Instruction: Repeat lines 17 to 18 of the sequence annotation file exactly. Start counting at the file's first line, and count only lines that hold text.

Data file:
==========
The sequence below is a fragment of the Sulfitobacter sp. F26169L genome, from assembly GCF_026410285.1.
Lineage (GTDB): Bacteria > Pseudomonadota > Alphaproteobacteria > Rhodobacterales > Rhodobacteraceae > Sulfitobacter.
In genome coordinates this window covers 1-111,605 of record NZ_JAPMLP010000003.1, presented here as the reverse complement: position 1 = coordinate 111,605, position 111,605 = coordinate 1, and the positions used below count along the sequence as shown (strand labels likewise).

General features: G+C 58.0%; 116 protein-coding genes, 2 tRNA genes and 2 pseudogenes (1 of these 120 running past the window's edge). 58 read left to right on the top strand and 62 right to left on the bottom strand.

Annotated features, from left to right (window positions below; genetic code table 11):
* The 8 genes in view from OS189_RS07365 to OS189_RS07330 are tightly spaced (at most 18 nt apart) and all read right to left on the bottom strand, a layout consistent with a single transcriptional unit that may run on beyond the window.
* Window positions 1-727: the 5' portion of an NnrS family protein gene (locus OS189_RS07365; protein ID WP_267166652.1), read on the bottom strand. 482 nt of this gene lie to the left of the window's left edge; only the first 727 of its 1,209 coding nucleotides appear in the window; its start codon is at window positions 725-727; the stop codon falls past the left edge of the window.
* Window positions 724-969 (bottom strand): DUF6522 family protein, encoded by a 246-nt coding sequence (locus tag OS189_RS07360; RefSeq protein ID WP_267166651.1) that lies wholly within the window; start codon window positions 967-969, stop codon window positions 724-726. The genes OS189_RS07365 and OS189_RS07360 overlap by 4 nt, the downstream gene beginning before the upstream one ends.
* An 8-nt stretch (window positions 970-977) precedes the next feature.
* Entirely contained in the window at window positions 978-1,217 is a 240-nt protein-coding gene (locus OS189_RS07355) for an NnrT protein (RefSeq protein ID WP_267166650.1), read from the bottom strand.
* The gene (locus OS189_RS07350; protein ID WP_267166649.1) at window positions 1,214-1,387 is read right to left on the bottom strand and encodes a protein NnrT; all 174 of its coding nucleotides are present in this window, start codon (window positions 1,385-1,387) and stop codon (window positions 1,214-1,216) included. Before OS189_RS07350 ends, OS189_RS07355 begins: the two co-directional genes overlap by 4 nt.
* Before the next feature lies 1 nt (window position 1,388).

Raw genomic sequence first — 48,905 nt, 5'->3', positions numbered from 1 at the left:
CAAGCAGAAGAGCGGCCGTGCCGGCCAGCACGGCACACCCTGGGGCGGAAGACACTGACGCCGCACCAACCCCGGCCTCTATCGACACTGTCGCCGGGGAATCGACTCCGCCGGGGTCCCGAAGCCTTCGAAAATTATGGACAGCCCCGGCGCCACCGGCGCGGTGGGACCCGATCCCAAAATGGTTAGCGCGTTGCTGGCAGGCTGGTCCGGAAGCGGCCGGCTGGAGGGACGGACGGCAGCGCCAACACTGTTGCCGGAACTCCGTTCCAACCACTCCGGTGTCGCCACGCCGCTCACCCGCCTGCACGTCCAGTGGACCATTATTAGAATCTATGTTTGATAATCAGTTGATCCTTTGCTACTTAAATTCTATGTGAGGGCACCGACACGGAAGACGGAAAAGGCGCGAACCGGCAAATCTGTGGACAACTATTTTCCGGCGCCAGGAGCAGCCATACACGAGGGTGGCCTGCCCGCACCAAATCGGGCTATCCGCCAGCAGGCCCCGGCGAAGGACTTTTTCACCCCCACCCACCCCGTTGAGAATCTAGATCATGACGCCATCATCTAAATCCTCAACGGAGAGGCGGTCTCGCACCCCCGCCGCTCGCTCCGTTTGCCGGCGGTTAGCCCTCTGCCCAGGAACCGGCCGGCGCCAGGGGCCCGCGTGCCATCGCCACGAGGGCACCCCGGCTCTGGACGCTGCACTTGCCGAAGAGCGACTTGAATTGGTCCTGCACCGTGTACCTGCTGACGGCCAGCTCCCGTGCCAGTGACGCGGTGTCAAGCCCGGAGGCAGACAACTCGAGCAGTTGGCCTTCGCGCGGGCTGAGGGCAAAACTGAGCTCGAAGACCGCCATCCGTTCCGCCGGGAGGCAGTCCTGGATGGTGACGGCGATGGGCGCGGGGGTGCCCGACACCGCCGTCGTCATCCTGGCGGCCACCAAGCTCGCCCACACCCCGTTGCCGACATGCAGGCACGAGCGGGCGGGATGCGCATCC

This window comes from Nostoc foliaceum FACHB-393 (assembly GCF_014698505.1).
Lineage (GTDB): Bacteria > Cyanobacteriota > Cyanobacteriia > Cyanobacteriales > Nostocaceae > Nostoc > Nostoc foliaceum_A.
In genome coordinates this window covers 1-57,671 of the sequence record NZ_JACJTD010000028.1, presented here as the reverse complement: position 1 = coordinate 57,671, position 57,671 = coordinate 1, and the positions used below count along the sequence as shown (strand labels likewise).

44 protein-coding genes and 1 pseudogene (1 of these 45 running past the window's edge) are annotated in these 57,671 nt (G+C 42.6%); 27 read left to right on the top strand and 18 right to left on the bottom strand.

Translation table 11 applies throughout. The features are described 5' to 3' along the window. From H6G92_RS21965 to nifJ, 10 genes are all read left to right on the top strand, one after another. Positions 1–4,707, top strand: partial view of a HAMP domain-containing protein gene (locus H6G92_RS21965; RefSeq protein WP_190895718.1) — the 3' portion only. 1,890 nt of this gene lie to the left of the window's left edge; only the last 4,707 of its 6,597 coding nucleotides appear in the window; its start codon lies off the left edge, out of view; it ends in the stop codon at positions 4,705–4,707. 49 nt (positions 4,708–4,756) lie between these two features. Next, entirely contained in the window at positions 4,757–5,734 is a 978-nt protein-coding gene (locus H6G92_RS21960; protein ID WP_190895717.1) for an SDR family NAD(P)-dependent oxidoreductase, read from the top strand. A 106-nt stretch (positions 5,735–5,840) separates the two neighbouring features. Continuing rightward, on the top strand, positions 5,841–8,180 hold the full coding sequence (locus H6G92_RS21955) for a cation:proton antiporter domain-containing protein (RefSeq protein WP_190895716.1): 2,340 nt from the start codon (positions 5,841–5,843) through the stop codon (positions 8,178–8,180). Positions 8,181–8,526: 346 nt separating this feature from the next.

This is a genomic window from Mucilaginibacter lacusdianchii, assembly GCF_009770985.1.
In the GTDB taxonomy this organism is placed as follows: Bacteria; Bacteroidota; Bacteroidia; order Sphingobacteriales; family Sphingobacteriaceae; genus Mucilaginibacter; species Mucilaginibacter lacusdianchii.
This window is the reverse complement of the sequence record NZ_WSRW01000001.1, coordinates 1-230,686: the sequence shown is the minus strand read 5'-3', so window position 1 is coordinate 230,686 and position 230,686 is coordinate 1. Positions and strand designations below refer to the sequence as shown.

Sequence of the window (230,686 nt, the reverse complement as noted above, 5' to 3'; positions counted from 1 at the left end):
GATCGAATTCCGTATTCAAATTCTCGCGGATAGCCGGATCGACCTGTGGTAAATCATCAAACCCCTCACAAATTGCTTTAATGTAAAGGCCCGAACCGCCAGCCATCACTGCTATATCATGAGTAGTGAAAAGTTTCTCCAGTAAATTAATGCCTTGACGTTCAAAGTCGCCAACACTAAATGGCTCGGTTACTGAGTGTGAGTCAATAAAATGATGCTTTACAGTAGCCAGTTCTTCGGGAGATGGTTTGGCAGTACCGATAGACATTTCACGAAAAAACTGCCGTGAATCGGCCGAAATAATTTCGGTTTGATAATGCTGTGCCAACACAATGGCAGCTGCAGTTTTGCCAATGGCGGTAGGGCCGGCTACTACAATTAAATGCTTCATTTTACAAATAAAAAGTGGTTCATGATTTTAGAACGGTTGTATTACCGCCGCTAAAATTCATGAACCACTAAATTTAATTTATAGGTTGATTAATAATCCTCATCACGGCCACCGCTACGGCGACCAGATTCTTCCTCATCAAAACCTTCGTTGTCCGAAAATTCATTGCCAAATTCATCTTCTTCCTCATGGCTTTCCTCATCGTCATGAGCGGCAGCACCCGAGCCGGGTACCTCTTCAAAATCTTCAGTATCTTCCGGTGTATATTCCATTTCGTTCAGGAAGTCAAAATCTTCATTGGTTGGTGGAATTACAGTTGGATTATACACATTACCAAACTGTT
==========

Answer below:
In genome coordinates this window covers 1-57,671 of the sequence record NZ_JACJTD010000028.1, presented here as the reverse complement: position 1 = coordinate 57,671, position 57,671 = coordinate 1, and the positions used below count along the sequence as shown (strand labels likewise).

44 protein-coding genes and 1 pseudogene (1 of these 45 running past the window's edge) are annotated in these 57,671 nt (G+C 42.6%); 27 read left to right on the top strand and 18 right to left on the bottom strand.